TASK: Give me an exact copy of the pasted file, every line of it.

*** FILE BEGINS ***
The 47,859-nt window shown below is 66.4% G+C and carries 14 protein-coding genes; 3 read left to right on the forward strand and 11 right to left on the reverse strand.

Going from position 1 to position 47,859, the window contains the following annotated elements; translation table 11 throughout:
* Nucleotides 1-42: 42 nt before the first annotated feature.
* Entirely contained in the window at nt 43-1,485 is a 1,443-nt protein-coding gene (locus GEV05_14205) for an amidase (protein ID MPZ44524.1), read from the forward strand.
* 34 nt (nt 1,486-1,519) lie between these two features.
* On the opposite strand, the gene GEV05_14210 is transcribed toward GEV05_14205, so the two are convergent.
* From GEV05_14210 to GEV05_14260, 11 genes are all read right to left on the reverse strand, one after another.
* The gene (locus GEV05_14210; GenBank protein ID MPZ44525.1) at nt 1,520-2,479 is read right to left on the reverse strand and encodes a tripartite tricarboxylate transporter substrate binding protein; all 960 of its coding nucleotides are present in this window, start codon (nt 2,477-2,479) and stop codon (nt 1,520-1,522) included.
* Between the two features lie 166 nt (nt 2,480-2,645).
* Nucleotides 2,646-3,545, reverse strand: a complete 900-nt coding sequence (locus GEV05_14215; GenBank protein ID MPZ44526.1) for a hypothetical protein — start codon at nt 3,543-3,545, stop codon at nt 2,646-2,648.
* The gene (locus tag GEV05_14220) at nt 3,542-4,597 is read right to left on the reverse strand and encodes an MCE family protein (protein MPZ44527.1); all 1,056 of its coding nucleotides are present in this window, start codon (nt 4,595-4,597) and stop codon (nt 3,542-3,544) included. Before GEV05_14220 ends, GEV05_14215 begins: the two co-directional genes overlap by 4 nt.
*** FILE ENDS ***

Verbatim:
The 47,859-nt window shown below is 66.4% G+C and carries 14 protein-coding genes; 3 read left to right on the forward strand and 11 right to left on the reverse strand.

Going from position 1 to position 47,859, the window contains the following annotated elements; translation table 11 throughout:
* Nucleotides 1-42: 42 nt before the first annotated feature.
* Entirely contained in the window at nt 43-1,485 is a 1,443-nt protein-coding gene (locus GEV05_14205) for an amidase (protein ID MPZ44524.1), read from the forward strand.
* 34 nt (nt 1,486-1,519) lie between these two features.
* On the opposite strand, the gene GEV05_14210 is transcribed toward GEV05_14205, so the two are convergent.
* From GEV05_14210 to GEV05_14260, 11 genes are all read right to left on the reverse strand, one after another.
* The gene (locus GEV05_14210; GenBank protein ID MPZ44525.1) at nt 1,520-2,479 is read right to left on the reverse strand and encodes a tripartite tricarboxylate transporter substrate binding protein; all 960 of its coding nucleotides are present in this window, start codon (nt 2,477-2,479) and stop codon (nt 1,520-1,522) included.
* Between the two features lie 166 nt (nt 2,480-2,645).
* Nucleotides 2,646-3,545, reverse strand: a complete 900-nt coding sequence (locus GEV05_14215; GenBank protein ID MPZ44526.1) for a hypothetical protein — start codon at nt 3,543-3,545, stop codon at nt 2,646-2,648.
* The gene (locus tag GEV05_14220) at nt 3,542-4,597 is read right to left on the reverse strand and encodes an MCE family protein (protein MPZ44527.1); all 1,056 of its coding nucleotides are present in this window, start codon (nt 4,595-4,597) and stop codon (nt 3,542-3,544) included. Before GEV05_14220 ends, GEV05_14215 begins: the two co-directional genes overlap by 4 nt.